A federal appeals court on Monday, December 20 rejected Enrique Márquez Jr.’s attempt to withdraw his guilty plea to drop charges that he had supplied the weapons used in the 2015 San Bernardino terrorist attack and used firearms. The document signed on the purchase of lied. ,
A three-judge panel of the 9th US Circuit Court of Appeals ruled that the plea agreement that Marquez signed prevents him from withdrawing the petition unless he claims he involuntarily filed the petition. Had it. The judges said that Marquez did not say in his appeal that he had filed a petition against his will.
Public prosecutors noted in opposition to Marquez’s claim that when he filed his plea for providing material support to terrorism and making false statements in 2017, US District Court Judge Jesus G. Bernal found that Marquez was doing so voluntarily. Were were
Marquez filed his request to withdraw his petition in January 2019. During a two-day hearing a year later, Marquez’s lawyer, John N. Aquilina argued that Marquez suffered from depression and a sense of hopelessness, which he blamed because he felt bad for the victims, not because he was guilty of the crimes.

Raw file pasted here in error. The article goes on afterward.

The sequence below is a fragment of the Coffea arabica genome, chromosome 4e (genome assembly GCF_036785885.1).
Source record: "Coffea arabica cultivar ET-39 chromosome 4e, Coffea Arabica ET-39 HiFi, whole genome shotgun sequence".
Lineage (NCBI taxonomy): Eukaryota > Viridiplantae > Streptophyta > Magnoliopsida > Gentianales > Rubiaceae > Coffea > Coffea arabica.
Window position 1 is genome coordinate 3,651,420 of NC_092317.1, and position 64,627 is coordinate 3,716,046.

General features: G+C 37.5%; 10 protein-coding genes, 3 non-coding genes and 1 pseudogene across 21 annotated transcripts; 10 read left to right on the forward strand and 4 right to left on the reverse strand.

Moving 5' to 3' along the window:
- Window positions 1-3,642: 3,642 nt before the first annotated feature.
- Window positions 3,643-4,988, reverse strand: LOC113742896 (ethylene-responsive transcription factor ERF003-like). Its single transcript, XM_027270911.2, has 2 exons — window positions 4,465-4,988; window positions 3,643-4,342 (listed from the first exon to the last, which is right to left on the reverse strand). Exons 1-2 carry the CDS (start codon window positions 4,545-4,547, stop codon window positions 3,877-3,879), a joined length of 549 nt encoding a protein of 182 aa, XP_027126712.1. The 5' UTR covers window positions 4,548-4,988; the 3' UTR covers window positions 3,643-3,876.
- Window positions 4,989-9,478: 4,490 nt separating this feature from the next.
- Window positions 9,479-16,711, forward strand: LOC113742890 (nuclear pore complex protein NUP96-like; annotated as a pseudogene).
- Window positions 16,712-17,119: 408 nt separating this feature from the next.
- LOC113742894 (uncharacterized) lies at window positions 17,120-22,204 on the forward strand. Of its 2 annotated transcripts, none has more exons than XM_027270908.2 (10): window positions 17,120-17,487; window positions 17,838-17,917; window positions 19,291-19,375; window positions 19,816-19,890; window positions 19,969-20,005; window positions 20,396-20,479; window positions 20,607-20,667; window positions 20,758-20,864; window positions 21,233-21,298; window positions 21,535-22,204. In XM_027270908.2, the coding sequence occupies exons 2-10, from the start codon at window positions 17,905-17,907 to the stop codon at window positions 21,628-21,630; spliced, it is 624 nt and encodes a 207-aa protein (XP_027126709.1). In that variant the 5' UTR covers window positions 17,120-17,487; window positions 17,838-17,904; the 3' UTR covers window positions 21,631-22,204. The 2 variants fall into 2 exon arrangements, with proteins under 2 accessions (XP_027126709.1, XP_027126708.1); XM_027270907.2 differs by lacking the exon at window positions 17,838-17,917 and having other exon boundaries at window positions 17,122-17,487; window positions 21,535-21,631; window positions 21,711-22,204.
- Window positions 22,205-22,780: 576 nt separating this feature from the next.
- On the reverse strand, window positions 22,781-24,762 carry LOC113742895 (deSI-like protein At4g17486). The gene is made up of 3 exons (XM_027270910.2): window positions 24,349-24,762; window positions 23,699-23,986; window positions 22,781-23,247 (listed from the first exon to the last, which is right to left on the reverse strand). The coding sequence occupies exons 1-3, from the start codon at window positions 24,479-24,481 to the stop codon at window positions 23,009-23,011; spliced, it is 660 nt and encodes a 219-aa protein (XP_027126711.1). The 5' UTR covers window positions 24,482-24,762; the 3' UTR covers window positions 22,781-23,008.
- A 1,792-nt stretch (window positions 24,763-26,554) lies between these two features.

But Bernal ruled that Marquez had failed to prove his mental illness, and was actually looking for ways to enjoy his life behind bars, which included singing and writing letters to friends.
When Marquez bought the weapons in 2011 and 2012, he signed federal firearms purchase documents, which he said was getting them for himself. But Marquez was actually buying them for friend and riverside neighbor Syed Rizwan Farooq. Farooq and wife Tashfeen Malik, residents of Redlands, on December 2, 2015, killed 14 people and injured 23 others in an attack by Farooq’s San Bernardino County Environmental Health colleagues at the Inland Regional Center.
The shooters were killed in an encounter with the police hours after the siege. Prosecutors do not allege that Marquez knew about the plot in advance.
After Farooq’s death, the government attempted to confiscate the $275,000 life insurance amount that was to be paid to his mother, Rafia Sultana Sharif, also known as Rafia Farooq. That court case has been put on hold until Marquez’s appeal is resolved.